KWSO News Oct. 1, 2018

In celebration of its 100-year anniversary, St. Charles Health System has awarded a total of $100,000 in grants to 10 Central Oregon nonprofit organizations. In its news release, St. Charles says the grants were awarded to nonprofit partners who are helping make possible better lives for those who are most in need. Among the recipients was Native Aspirations. Grants were awarded from the Sister Catherine Hellmann Fund, which was created to help underserved people in the region. Each organization received $10,000.

Cayuse Technologies is expanding. Confederated Tribes of the Umatilla Indian Reservation Director of Communications Chuck Sams says the tribe-owned company is purchasing Native Hawaiian Veterans LLC, which is owned by disabled veterans. Sam’s says the company “provides solutions and products in the areas of information technology, homeland security, and emergency management among other services.

The U.S. Supreme Court has scheduled to review this month if Yakama tribal members are exempt from Washington state gas taxes on the reservation.  The Supreme Court has set a hearing for Oct. 30 on the case stemming from a state Department of Licensing lawsuit in 2013 against the Cougar Den, a gas station in White Swan owned by a tribal member. The department has claimed Kip Ramsey, who owns the store, brought out-of-state fuel onto the reservation without paying the state’s fuel tax. The Yakima County Superior Court and Washington State Supreme Court ruled tribal owners don’t have to pay, but it was appealed to the U.S. Supreme Court.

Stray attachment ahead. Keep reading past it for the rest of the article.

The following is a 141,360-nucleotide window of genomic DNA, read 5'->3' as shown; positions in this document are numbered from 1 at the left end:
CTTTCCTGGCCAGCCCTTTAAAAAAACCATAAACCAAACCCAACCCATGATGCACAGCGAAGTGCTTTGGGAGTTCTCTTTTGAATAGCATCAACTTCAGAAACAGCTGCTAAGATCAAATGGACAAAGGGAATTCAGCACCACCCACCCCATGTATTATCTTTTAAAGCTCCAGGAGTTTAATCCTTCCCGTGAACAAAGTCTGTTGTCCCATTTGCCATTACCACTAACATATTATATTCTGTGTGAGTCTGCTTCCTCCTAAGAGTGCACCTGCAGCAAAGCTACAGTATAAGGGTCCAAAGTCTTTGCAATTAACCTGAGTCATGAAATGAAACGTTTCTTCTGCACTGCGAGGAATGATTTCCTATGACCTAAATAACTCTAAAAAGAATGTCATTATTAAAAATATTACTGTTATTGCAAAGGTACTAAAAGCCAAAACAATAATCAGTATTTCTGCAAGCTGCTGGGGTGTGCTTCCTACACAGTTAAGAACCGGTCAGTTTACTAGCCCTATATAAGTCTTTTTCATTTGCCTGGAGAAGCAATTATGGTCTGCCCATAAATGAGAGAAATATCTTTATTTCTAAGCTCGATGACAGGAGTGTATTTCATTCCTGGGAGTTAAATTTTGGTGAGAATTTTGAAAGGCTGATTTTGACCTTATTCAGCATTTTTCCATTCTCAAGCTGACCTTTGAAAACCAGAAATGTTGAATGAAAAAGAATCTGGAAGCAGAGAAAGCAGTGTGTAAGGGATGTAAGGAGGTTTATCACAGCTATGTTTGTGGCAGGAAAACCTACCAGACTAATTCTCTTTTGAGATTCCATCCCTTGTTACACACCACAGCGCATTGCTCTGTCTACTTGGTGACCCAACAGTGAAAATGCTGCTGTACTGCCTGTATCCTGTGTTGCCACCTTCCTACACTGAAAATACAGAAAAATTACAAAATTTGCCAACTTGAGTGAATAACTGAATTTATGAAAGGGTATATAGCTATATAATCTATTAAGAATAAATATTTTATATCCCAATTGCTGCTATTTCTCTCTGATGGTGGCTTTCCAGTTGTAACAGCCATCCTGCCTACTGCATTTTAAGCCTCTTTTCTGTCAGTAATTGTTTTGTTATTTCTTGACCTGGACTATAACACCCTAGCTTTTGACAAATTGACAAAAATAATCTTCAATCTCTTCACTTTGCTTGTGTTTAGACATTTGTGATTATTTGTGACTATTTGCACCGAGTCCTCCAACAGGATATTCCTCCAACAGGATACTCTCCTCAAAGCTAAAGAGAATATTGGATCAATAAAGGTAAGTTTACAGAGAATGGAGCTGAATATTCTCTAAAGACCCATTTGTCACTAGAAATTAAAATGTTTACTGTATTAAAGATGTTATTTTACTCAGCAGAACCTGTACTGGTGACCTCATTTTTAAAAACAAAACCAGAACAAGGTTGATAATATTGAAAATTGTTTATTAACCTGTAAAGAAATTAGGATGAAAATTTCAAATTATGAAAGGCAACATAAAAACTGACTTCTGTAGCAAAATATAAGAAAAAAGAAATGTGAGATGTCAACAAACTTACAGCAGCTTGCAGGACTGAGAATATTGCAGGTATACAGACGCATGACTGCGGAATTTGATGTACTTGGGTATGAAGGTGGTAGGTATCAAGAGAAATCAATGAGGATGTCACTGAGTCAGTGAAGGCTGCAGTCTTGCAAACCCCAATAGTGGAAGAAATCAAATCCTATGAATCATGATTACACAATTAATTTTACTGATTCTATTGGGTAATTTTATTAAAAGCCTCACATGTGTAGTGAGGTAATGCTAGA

Thousands of people gathered Saturday on the shore of the Columbia River to celebrate the grand opening of the Vancouver Waterfront park.  Oregon Public Broadcasting reports the $1.5 billion project has been in the works for more than a decade and transforms an area that’s being touted as the new face of Vancouver.  City leaders are hoping the new waterfront will draw residents – and maybe even tourists from across the river – to the growing southwest Washington.

On Friday, the U.S. Senate has passed S. 2515, the Practical Reforms and Other Goals To Reinforce the Effectiveness of Self-Governance and Self-Determination or PROGRESS for Indian Tribes Act of 2018. Senator John Hoeven, chair of the Senate Committee on Indian Affairs said the legislation works to correct the bureaucratic processes and procedures that the Department of the Interior Self-Governance program has imposed upon Tribes. He says it will facilitate more productive negotiations between the Department and tribes when renewing compacts or annual funding agreements. It will now go to the House of Representatives.